Using the Sous Vide setting on your Instant® Pot is the easiest way to apply gentle heat over time. Try a Sous Vide for four days at 135 degrees Fahrenheit. 

#9 Repetitive Vacuum Sealing

Use a canning jar, like a Ball Mason jar. Shake vigorously, then vacuum seal the jar. In a week, release the vacuum seal, shake, then apply the vacuum again. Do this procedure weekly or if you forget, do it when you can. The extract could be ready in 3–4 months compared to 6 months with a passive extract method.

#10 Bean to Alcohol Ratio

The basic FDA ratio of vanilla beans to alcohol is 13.35 ounces of extract grade vanilla beans per one gallon of alcohol. To make a double-fold recipe, use double the amount of vanilla beans to one gallon of alcohol.

If you are making a non-alcoholic infusion with food-grade glycerin, use 75% food-grade glycerine with 25% water.  The same concept applies here. If you want a double-fold infusion, double the amount of vanilla beans. 

#11 Shaking the Jar

How frequently you shake your vanilla extract will increase the extraction rate. Try shaking 2–3 times per day for the first three weeks tapering off to 3–4 times per week after that. You'll have more fun if you find some good music while shaking the vanilla.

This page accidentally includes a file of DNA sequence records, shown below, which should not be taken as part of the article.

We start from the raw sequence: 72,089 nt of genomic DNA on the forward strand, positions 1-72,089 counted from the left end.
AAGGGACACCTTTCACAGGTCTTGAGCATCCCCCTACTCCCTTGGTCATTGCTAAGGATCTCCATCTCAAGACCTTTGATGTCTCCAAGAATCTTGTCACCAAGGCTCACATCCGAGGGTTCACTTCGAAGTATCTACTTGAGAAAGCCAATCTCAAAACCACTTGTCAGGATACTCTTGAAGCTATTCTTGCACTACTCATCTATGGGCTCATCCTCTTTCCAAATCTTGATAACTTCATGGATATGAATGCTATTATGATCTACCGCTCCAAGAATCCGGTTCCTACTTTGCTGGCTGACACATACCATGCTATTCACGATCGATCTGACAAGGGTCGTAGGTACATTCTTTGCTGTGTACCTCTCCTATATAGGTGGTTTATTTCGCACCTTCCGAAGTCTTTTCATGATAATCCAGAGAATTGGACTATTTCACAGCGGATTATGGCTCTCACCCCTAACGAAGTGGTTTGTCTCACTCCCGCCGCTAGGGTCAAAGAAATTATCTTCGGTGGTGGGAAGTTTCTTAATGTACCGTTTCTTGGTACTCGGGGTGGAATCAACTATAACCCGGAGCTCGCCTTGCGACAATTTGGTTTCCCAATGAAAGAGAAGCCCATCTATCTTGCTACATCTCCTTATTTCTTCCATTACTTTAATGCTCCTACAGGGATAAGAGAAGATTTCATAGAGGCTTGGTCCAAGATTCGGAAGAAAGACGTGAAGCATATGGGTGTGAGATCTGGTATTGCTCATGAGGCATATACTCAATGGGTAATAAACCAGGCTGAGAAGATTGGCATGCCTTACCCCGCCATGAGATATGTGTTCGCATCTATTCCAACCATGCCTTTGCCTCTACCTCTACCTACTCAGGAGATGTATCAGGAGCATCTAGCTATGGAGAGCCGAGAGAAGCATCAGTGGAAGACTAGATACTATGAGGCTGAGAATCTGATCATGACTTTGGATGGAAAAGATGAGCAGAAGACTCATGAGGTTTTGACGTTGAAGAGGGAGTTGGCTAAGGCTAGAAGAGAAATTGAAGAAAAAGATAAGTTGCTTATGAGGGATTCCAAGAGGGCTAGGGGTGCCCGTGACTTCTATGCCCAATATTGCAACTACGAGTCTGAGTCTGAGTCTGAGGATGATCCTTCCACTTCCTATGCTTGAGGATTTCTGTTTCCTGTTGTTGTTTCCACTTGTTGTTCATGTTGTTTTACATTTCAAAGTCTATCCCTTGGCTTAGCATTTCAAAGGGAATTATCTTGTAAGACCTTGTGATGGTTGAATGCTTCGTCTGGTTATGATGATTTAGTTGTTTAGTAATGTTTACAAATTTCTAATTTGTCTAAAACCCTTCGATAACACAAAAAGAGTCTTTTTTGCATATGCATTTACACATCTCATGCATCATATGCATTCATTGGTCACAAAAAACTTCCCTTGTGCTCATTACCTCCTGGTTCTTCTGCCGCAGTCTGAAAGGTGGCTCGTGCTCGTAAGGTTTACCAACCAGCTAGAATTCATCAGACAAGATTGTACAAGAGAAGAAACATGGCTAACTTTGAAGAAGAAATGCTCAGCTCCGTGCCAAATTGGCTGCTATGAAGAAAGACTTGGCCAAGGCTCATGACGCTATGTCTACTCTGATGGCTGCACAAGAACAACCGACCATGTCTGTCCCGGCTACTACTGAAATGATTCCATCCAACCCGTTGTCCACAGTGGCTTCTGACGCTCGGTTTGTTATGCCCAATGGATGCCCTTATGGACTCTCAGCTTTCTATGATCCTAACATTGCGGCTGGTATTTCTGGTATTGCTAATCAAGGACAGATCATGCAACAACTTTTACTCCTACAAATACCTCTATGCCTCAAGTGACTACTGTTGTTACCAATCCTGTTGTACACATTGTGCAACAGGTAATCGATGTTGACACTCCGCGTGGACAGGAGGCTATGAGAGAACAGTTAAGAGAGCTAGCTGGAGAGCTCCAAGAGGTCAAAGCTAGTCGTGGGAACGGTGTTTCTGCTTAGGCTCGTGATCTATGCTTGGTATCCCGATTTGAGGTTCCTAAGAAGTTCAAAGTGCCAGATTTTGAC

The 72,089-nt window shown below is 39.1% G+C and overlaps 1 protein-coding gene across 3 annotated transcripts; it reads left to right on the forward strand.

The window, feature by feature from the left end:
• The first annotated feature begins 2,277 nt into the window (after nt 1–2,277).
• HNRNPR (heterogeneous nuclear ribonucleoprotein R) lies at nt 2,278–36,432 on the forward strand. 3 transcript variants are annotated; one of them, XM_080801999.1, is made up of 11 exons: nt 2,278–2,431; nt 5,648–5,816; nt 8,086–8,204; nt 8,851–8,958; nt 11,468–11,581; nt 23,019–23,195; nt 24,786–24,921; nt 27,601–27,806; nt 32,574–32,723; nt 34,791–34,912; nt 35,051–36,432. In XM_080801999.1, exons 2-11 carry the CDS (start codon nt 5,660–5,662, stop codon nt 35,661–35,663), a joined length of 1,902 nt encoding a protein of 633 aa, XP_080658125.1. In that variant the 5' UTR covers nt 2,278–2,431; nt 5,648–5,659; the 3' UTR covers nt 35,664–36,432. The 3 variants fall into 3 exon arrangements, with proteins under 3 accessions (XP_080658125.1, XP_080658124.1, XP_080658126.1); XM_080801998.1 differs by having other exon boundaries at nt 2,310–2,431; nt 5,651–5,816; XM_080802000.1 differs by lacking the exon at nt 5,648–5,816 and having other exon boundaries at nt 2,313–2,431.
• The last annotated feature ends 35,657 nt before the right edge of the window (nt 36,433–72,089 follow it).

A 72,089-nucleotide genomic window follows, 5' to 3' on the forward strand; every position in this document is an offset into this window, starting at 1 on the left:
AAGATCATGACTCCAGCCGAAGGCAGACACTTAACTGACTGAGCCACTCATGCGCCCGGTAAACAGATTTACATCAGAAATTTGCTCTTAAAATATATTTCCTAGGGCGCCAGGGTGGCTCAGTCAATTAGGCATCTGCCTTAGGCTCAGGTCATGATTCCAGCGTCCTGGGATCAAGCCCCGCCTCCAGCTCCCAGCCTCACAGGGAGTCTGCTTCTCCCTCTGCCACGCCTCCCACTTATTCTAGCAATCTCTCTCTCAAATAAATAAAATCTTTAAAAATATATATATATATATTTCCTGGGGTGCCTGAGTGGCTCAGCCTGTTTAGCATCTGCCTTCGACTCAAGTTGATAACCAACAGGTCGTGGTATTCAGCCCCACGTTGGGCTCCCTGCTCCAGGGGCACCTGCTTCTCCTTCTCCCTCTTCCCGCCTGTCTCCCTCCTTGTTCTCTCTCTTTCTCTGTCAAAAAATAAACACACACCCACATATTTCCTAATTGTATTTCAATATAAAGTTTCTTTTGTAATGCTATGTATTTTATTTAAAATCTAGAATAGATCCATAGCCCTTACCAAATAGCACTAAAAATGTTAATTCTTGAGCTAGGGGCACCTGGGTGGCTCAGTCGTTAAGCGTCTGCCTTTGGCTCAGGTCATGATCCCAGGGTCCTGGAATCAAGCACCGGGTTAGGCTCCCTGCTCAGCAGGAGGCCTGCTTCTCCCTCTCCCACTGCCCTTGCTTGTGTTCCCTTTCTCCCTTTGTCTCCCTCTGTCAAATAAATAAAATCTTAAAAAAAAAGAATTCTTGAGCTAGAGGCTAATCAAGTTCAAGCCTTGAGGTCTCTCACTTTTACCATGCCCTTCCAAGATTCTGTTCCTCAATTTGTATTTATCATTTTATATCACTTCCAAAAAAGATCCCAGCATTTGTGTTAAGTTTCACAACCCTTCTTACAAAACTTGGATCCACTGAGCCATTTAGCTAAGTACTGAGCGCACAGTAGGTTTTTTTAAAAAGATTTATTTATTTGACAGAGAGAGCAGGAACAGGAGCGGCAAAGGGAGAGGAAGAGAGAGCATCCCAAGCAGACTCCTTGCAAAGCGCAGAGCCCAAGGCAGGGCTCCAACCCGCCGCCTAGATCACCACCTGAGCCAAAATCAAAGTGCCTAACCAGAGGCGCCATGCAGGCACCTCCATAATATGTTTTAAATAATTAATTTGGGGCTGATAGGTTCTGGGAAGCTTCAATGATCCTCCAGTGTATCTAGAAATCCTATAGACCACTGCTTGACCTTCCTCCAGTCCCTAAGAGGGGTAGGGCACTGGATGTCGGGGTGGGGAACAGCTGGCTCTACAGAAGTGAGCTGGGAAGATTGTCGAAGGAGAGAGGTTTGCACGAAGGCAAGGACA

#12 Cutting the Vanilla Bean

Creating as much surface area as possible with your vanilla bean will speed up the extraction and expose more vanilla oils to the alcohol. 

To start, cut the closed ends at the top and button of the vanilla bean. Set these aside—you will add these to your vanilla extract jar.

The key to understanding how to slice a vanilla bean is to know that while vanilla beans look round, they are oval. We will use the oval shape to create two slices that will naturally lay flat.

With the vanilla bean laying flat on the cutting board, you might be tempted to jab the knife in the top of the bean and drag the knife to open it—avoid doing it this way—nothing good will come of it. Instead, put the knife in the bean sideways and cut across the bean from top to bottom. The two slices of vanilla beans you created will lay flat, making it easier for the alcohol to get into the bean.

#13 Adding Other Allowable FDA Approved Ingredients

https://www.accessdata.fda.gov/scripts/cdrh/cfdocs/cfcfr/cfrsearch.cfm?fr=169.175

Vanilla extract may contain one or more of the following optional ingredients:

  1. Glycerin
  2. Propylene glycol
  3. Sugar (including invert sugar)
  4. Dextrose
  5. Corn syrup (including dried corn syrup)

#14 Knowing When to Stop Extracting

Try this simple test to know when the extraction is complete.

  1. Start the first test after two months.
  2. Take a one-inch cutting of your vanilla bean in the extract, wipe it, then put it in a vile with clear alcohol.
  3. Wait 1–3 weeks to see if the vanilla bean is exhausted or not, indicated by the liquid getting darker.
  4. Repeat every few weeks. When the liquid remains clear after three weeks, the extraction is complete.

If you think of something that's should be added, please let me know at info@vanillaexotics.com.